HyperLink   Supporting Predicated Execution: Techniques and Tradeoffs.
Publication Year:
  Jim E. McCormick
  MS thesis, Department of Electrical and Computer Engineering, University of Illinois, Urbana IL, May 1996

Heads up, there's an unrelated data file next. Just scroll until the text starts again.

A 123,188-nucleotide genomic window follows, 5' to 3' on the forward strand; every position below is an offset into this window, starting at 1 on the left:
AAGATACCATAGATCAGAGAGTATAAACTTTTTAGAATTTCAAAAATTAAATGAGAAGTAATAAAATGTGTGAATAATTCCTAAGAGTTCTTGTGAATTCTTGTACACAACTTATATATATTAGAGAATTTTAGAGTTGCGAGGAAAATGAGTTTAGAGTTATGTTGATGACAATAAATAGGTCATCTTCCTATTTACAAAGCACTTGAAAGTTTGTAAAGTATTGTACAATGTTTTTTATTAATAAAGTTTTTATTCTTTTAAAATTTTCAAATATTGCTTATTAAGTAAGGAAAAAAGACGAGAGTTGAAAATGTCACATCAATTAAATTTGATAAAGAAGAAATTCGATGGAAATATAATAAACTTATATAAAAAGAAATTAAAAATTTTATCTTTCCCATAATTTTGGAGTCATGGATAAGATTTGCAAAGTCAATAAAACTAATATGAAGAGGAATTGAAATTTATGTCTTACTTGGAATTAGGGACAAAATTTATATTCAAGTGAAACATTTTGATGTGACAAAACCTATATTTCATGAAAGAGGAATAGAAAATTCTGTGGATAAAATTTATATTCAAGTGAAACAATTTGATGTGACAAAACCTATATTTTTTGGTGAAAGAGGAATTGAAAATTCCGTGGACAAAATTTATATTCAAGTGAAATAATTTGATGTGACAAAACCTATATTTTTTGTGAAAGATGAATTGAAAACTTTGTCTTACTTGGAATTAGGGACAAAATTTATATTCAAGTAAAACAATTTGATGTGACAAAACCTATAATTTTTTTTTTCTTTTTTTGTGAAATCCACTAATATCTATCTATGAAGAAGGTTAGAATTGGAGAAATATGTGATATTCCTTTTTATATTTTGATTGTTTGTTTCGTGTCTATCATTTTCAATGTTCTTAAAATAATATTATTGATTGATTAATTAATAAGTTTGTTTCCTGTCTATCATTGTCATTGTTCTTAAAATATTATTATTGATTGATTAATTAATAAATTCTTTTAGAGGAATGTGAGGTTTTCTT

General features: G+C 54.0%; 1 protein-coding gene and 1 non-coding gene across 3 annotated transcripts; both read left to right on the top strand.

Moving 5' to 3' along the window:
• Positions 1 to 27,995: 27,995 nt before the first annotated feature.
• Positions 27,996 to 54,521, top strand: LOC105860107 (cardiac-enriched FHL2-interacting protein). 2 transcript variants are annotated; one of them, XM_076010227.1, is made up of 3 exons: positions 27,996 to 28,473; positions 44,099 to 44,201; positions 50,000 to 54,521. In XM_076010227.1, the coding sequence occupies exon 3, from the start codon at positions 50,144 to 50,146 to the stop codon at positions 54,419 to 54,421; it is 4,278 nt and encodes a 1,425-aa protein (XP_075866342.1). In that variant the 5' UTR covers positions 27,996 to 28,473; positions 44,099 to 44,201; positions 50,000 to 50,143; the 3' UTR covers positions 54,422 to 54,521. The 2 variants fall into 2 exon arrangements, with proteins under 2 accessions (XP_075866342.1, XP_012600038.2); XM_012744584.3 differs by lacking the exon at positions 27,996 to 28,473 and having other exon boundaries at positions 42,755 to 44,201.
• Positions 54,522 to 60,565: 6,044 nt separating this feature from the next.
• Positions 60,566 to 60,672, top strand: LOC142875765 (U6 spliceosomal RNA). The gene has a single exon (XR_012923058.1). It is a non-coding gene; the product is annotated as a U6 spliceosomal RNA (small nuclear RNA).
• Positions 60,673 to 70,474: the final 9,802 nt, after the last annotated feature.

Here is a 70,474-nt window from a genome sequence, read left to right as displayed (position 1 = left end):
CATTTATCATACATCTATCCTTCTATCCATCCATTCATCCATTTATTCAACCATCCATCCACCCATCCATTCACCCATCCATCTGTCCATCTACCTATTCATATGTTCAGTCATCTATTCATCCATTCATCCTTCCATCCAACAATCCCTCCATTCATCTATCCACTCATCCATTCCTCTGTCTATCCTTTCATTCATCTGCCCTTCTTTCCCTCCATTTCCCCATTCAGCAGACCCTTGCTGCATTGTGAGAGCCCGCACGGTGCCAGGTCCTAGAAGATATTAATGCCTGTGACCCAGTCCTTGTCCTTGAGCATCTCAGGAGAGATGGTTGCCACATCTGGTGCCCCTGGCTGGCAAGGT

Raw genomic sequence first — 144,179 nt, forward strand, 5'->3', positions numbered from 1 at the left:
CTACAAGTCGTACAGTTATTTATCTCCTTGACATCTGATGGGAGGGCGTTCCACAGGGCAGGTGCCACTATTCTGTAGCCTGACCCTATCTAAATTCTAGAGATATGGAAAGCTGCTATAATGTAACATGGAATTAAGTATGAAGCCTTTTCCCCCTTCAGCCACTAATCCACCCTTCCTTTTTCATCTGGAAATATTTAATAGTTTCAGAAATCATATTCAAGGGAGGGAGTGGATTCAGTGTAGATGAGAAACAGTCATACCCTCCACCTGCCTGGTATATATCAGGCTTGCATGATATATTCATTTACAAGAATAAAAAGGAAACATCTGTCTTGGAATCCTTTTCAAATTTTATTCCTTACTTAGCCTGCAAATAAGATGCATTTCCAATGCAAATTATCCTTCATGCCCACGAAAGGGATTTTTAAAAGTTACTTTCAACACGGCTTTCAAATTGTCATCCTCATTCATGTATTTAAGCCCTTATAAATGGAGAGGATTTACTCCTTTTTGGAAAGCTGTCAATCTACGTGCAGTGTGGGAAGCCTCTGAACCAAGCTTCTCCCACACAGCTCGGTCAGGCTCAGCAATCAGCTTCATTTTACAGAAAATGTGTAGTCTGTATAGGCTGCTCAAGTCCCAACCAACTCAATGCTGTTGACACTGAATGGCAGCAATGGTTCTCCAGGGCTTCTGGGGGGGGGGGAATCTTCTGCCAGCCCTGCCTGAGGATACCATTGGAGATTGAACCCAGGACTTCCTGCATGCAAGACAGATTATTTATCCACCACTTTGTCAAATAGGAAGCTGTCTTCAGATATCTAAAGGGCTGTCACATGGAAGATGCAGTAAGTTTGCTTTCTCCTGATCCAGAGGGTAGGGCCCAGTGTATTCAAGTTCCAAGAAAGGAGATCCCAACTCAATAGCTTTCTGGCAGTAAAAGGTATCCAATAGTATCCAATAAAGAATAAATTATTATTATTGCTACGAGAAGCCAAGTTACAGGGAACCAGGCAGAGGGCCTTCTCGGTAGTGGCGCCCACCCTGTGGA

Predicated execution is the ability to associate a predicate, or guard, with an instruction and to use that predicate to determine whether the instruction executes or not. Much of the research to date on predicated execution assumes a high level of architectural support of predicated execution and focuses developing techniques to exploit these capabilities. Researchers have shown that predicate execution is a very useful tool in exposing and exploiting instruction level parallelism. Unfortunately, there are several factors that make it very difficult to develop a processor with a high level of architectural support for predicated execution. A big factor is that the importance of backward compatibility means that support for predication would usually have to come as an extension on an existing instruction set. Another factor is that some features which are assumed in a high level of support for predicated execution are difficult and costly to implement. Given these factors, techniques have to be developed that support predicated execution at various levels of performance and cost, and the tradeoffs among these techniques and levels of predication support need to be studied. This thesis discusses several existing techniques and presents several new techniques that support various levels of predicated execution and discusses the tradeoffs among these techniques and level of support.